We’ve all been there. Walking into a busy room full of people dressed in business professional. They’re mingling amongst themselves and you can feel your heart starting to beat faster and your hands getting sweaty.
The truth is, networking is nerve-wracking. To help overcome the fear of networking, I’ve created a simple list of the top four ways to enter and leave a networking event in the best way.
1) Fully prepare yourself for the event
Preparing yourself both physically and mentally is critical at any networking event. As far as physical, make sure you are wearing the proper attire for the event.
Make sure you are well groomed and look ready for success just like these gentleman below.
Mentally, you need to pick apart every fear in your mind and have a counter reaction to what you are worried about.
For example, if you’re thinking “I will not know how to introduce myself confidently and professionally”, go ahead and practice with a friend or in the mirror! Rehearse what you are planning on saying and run the conversation through with someone else to make sure it sounds excellent.
2) Be bold and ask questions
You should never shy away from the challenge of networking because yes, it is a challenge. Being bold means coming across as confident yet composed. You should have an aura about you that suggests professionalism and poise. Don’t be afraid to talk to that one recruiter or boss that could take you to the next level!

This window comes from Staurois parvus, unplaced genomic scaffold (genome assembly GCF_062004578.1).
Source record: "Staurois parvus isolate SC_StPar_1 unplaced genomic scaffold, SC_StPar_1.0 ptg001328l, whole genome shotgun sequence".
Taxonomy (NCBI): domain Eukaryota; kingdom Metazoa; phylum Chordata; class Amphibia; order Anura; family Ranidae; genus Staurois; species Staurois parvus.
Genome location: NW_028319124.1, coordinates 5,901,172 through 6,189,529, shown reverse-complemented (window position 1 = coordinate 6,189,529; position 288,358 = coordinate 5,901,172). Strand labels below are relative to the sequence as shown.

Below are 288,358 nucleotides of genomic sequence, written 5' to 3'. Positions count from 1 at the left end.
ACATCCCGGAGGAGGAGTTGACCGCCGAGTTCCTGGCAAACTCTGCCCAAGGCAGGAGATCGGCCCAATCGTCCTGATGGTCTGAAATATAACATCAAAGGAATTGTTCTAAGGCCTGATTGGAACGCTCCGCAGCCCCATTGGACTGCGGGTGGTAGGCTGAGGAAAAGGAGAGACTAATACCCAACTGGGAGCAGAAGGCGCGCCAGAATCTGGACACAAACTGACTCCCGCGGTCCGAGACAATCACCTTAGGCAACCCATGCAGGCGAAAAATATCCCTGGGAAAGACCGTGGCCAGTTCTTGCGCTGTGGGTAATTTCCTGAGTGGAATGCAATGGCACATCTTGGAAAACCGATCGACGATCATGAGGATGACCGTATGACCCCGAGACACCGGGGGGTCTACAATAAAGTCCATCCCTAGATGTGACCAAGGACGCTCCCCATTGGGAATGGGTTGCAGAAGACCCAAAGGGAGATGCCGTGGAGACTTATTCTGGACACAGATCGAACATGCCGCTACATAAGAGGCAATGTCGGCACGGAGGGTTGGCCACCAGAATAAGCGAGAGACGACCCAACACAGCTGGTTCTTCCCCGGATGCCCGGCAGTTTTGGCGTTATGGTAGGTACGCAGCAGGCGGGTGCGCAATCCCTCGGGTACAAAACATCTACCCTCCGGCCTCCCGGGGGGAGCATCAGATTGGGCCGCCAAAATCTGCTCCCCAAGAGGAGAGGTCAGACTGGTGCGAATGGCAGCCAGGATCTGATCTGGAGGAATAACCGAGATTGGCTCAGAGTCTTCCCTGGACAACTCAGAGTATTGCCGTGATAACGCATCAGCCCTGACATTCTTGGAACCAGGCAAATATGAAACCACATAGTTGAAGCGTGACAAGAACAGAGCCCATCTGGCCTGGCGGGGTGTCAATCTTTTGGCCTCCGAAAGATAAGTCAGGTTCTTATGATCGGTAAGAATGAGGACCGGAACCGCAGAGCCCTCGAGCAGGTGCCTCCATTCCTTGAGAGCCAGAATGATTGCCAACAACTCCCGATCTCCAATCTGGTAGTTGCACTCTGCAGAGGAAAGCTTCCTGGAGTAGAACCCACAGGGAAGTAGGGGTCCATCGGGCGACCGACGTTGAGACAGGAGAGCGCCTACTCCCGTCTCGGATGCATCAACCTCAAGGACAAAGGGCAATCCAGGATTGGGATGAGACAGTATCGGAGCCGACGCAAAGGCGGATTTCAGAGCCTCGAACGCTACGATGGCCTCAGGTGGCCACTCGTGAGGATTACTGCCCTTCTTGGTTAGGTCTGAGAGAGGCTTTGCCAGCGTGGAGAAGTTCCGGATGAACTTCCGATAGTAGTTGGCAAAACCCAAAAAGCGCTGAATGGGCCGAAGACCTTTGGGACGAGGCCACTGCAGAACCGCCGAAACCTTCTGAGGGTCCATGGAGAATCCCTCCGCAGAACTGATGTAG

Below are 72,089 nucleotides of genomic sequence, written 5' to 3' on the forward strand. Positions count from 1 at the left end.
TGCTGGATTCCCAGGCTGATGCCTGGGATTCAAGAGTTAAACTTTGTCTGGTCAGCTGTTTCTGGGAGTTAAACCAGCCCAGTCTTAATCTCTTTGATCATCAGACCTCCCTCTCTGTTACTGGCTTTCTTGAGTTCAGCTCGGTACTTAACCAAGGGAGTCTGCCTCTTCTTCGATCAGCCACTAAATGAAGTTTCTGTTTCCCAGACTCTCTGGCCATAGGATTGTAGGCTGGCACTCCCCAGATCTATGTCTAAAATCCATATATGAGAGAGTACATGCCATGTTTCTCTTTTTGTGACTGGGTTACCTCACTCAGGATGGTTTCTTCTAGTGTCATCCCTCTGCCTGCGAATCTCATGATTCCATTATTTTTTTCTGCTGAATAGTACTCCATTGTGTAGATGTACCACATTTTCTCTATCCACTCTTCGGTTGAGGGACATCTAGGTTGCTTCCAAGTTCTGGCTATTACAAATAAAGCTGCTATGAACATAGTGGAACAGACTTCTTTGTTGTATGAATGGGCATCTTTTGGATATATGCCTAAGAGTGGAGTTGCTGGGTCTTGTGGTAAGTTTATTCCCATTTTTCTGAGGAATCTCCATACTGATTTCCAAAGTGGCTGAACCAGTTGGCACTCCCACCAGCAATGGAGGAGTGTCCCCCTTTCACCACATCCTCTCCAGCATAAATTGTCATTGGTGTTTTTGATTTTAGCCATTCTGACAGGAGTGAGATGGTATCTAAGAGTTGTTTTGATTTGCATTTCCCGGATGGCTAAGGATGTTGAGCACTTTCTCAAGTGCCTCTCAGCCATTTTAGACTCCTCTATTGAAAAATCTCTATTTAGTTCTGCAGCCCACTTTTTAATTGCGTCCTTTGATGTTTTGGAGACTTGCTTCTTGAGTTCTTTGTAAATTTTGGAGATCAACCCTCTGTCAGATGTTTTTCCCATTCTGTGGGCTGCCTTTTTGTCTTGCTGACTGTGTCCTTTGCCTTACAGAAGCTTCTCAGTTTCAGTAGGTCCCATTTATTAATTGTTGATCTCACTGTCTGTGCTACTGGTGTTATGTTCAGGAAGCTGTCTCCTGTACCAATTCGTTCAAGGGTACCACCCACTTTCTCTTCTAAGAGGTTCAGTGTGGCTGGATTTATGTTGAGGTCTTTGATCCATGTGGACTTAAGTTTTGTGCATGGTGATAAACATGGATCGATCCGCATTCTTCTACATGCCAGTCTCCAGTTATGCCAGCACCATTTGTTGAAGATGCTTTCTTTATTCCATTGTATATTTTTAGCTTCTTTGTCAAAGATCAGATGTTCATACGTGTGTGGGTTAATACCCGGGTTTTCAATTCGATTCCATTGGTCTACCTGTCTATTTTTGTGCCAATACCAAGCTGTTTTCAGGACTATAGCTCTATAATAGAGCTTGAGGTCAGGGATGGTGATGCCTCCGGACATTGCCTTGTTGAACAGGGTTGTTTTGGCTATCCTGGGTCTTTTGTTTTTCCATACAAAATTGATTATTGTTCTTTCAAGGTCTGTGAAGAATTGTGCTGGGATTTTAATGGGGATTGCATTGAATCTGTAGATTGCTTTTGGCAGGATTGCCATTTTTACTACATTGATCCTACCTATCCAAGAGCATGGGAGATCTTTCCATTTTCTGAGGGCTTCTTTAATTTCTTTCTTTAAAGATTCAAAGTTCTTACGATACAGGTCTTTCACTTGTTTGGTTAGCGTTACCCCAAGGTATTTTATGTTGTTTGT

3) Ask questions
Asking questions is the best way to engage with someone about their company. People love talking about their own interests and how they arrived at the position in the company they are with. Ask good questions that keep the conversation moving.
Elana Lyn Gross, a contributor at Forbes magazine, compiled a wonderful set of good questions to ask at networking events. She says she “starts asking questions that make the conversation insightful and interesting and leave [her] feeling inspired and motivated to connect.”
4) Follow up
The entire purpose of networking events is to meet people, make connections, but most importantly to follow up for new opportunities. Collecting business cards at networking events is certainly promising but you must follow up with a courteous email within the following two days of the event.
There are plenty of ways to follow up based on who the person is and how you interacted with them. Below is an example where you might suggest to the person you’re reaching out to a certain tool to accomplish a goal. You can find more email templates at Hubspot.
While networking may originally sound somewhat daunting, do not let your fears control you! Let the professional in you come out and practice those important conversations that will advance you in your career.
I loved this quote from SkillsYouNeed.com:
“At these [networking] events, we get to regard each other as people to be met and learned from, not simply as business opportunities to be exploited.”
I hope you now feel more prepared for your next networking event. If you have any great networking tips or lessons from your own experiences, feel free to comment below!
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